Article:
Living in a boxcar = cozy, not impoverished.
Canning tomatoes = healthy, frugal, not too-broke-for-Trader-Joe's.
During the contemplation of my marriage vows seventeen years ago I obsessed a little. (Shocking, I know. OCD Girl overthought her vows? Nah.) The focus of my freak-out had nothing to do with the "love and cherish" part nor even the "obey" part ('cause it wasn't in there; again with the shocking).) Nope. I wasn't your garden-variety bride with stars in her eyes: I spent a good deal of time dwelling on the "worse" part.
You know. "For better or worse."
I just thought that if I could know the worse, see it coming, I could plan better.
At the time I was a cub reporter at a weekly paper. Just graduated and happy to be working in my field, interviewing small-town heroes and notable folk. At the back of my mind all that summer: What is their worst? What will be mine?
Sometimes you think you can see people's "worse" written on their lives. Sometimes you're convinced they've had no experience with the second half of that commitment phrase, dwelling in the "better" for all the world to see.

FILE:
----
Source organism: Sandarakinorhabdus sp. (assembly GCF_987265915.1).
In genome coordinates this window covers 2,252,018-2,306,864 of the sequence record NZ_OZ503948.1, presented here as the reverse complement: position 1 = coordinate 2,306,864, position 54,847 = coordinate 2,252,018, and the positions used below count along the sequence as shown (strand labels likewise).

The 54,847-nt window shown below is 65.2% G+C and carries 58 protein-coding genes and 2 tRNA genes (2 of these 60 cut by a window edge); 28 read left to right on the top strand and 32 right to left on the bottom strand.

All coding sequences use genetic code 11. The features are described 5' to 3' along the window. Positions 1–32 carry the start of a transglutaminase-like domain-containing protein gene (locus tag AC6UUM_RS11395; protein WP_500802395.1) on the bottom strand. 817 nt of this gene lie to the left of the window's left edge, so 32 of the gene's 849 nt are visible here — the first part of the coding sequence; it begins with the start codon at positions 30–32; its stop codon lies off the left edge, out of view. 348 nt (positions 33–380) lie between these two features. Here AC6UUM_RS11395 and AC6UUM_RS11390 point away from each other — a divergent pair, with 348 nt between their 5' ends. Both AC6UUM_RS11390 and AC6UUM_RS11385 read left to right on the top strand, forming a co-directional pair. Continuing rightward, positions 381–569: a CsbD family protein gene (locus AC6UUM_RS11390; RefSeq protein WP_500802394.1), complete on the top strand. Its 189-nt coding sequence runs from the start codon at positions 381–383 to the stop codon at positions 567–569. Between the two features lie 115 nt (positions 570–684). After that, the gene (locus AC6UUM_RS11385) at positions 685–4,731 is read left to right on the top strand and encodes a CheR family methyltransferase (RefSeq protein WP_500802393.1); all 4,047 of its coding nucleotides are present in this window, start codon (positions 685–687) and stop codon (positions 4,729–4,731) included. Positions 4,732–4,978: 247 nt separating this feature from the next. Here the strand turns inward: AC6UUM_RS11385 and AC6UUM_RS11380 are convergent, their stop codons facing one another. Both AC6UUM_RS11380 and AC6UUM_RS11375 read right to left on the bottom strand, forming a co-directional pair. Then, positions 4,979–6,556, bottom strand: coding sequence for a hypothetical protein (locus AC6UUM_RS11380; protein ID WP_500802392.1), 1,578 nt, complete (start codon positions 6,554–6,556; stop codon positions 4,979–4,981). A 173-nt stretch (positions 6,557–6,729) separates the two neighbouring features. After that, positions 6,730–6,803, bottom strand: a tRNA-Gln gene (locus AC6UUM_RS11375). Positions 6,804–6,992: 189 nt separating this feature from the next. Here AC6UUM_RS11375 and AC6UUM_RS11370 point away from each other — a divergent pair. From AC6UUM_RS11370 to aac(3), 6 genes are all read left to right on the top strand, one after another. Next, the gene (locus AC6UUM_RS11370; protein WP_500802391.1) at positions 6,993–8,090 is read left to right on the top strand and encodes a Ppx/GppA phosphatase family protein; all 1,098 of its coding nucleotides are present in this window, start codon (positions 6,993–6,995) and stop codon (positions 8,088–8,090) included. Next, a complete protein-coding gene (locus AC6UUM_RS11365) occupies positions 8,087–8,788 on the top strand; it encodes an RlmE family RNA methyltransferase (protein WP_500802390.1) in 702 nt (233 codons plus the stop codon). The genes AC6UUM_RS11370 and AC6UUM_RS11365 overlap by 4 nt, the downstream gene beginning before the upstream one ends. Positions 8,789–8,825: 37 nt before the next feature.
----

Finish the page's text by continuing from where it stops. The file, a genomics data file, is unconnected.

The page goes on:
Given a little more life experience I suspect that those apparently better people may have the worst secrets of all. Given a little more living I have more compassion, less fear. More belief and less anxiety. (Erm, I still have anxiety. Don't get me wrong.)
And all the "worse" that I wanted so badly to predict and plan for? Turns out that there is no preparing for the disappointments and heartbreaks of life. Or maybe there's only character, built through the valleys and nurtured at the high points.
In 1997 my husband and I had our first miscarriage. It broke my heart and my innocence about life and in some ways I've been gluing it all back together ever since. There may be a watershed moment like that in your life: The one where you realize that you can survive the unthinkable. A sick child. A lost relationship, car accident, natural disaster, financial devastation.